On the territory of Bulgaria have been found the remains of two vampires

About the Bulgarian monastery on the Black Sea coast, near the town of Sozopol, local archaeologists announced that they had discovered two medieval skeleton "of vampires».
Dating back to 800 years of the Middle Ages, the skeletons were discovered during the excavations, with iron bars, which pierced their breasts - proof of exorcism, practiced against vampires. The ritual was aimed at preventing potentially dangerous "bad people", such as secret enemies of the Church, murderers or people suddenly died of a strange illness, in order to prevent them from turning into vampires after death.

"This practice was common in some Bulgarian villages up until the first decades of the 20th century," Bozhidar Dimitrov told reporters, director of the National History Museum in Sofia. Recently discovered the skeletons are the latest in a series of discoveries throughout Europe. According to Dimitrov, more than 100 skeletons buried in the same manner, were found during excavations only in Bulgaria itself.

Vampires that time were quite different from the aristocratic blood-sucking character depicted in the novel, horror, 1897 - "Dracula" and in countless Hollywood films.

In fact, the legend of the vampire was most likely generated by the appearance of large amounts of decaying bodies, which were the result of epidemics, violence in Europe between 1300 and 1700 AD. During these epidemics, mass graves are often re-excavated to bury new dead bodies, and gravediggers stumbled on the bodies that were bloated corpse gas.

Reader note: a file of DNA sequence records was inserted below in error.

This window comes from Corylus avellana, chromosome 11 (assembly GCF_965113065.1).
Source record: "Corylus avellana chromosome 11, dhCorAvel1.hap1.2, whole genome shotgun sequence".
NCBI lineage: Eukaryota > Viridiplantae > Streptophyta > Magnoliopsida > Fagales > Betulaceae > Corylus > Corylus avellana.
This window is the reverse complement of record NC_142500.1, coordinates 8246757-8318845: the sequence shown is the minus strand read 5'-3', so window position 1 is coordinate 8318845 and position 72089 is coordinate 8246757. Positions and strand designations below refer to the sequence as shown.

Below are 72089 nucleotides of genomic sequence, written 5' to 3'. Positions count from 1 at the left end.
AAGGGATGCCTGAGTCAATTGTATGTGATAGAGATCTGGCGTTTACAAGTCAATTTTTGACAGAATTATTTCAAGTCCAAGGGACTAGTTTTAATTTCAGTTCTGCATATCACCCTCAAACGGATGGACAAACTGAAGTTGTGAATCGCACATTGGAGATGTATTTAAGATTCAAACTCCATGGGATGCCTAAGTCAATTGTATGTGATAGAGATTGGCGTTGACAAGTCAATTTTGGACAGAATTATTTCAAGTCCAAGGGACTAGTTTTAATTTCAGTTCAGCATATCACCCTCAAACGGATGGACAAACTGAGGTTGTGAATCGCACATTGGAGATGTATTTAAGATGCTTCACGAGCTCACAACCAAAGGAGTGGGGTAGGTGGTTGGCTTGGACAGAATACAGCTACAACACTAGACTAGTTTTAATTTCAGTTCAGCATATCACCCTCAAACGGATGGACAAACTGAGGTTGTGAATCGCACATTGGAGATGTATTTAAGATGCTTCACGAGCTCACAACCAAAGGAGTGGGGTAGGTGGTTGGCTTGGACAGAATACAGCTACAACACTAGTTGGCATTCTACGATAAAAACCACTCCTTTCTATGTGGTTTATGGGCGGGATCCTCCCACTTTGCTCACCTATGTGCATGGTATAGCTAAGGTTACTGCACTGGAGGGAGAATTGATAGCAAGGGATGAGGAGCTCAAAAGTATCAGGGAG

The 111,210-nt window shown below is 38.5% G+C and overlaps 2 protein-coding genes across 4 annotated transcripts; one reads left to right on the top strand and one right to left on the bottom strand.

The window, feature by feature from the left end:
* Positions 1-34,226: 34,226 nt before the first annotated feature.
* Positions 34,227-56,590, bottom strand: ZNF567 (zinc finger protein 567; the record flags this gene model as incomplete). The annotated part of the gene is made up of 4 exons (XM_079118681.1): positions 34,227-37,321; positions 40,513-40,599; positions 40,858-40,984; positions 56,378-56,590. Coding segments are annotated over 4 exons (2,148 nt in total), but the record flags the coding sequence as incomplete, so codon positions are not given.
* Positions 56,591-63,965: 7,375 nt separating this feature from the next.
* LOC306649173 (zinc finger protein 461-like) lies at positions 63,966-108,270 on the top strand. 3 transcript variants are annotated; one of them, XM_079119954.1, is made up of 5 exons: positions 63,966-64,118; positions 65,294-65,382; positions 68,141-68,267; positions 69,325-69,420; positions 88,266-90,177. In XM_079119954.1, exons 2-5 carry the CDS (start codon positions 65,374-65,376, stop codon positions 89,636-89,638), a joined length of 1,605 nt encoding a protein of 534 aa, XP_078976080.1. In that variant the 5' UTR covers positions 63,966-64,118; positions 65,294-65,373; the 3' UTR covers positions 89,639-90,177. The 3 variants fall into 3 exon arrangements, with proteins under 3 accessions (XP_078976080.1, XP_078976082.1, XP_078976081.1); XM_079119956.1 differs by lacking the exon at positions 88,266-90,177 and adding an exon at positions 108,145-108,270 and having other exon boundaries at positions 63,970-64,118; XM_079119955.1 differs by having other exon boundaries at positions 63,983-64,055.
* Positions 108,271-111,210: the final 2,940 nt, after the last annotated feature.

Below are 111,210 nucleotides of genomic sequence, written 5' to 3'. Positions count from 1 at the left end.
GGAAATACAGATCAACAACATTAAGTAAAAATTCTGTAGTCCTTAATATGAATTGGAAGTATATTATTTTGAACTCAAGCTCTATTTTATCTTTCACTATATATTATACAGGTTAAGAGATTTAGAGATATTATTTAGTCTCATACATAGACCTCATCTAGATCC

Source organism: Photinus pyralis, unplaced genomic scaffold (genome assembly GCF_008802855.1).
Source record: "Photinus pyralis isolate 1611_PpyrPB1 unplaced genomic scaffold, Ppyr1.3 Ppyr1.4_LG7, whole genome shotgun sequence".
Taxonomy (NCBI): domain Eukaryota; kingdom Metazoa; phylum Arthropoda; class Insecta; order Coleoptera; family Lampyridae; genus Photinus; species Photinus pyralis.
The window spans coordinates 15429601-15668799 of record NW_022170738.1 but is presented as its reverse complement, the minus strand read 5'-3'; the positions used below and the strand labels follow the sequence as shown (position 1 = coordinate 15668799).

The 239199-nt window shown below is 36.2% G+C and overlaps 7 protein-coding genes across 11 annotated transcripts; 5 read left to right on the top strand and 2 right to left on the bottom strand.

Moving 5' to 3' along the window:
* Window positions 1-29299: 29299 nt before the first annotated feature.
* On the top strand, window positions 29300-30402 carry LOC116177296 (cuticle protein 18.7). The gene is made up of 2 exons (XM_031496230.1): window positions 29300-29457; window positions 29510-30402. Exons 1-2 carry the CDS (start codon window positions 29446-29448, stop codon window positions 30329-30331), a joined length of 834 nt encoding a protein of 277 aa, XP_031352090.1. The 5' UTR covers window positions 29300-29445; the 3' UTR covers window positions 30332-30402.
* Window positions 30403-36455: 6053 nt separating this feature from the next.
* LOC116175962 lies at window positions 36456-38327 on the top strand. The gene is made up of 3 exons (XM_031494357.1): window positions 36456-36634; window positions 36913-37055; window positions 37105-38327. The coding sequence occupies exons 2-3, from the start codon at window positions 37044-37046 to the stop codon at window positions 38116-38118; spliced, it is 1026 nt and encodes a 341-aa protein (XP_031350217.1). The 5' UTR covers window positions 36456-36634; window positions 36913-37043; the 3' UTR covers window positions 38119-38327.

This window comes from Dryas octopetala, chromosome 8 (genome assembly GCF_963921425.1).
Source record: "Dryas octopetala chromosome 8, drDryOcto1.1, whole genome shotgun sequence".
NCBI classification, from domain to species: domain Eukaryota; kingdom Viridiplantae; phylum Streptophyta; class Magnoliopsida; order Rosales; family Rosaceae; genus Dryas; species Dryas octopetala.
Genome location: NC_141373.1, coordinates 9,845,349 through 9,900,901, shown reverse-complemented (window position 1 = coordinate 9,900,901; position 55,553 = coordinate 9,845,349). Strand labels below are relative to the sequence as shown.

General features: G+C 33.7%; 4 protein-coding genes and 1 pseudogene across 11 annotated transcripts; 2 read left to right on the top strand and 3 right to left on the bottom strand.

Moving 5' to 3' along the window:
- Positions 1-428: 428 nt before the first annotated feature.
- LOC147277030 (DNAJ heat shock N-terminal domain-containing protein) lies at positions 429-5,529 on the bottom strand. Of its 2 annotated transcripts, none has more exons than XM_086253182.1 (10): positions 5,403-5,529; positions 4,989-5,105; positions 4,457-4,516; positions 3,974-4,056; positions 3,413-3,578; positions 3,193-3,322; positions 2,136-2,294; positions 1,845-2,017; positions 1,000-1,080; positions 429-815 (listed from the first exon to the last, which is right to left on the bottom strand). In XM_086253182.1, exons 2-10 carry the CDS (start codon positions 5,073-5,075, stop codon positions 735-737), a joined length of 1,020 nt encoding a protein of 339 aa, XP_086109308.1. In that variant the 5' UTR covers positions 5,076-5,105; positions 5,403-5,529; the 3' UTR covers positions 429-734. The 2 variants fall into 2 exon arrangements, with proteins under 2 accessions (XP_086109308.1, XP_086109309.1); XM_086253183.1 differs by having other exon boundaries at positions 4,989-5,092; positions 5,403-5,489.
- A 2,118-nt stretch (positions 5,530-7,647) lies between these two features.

With a ragged hole in the shroud used to cover their faces, these bodies shows people with still growing hair, teeth that came into pieces through the shroud, and blood seeping from their mouths.

In the days before the theory of microbial decomposition of the bodies and mechanisms have not been sufficiently studied, the corpses looked like whether they were still alive, they drank blood and gnaw their shrouds.

Modern forensic science would explain that shrouds destroy bacteria found in the mouth, but then it was thought that these "consumers shroud" were vampires, which spread black plague in Europe.

The wooden stake through the heart and stone, plugged into his mouth and killed "undead" creatures, while the iron rod that pierced his chest vampire attached the body to the ground, preventing that he rose from his grave and terrorized the people alive.

According to the archaeologist Petar Balabanov, who in 2004 found six skeletons nailed to the ground, around the Bulgarian town of Debelt, killing a vampire ritual was also distributed in neighboring Serbia and throughout the Balkans.


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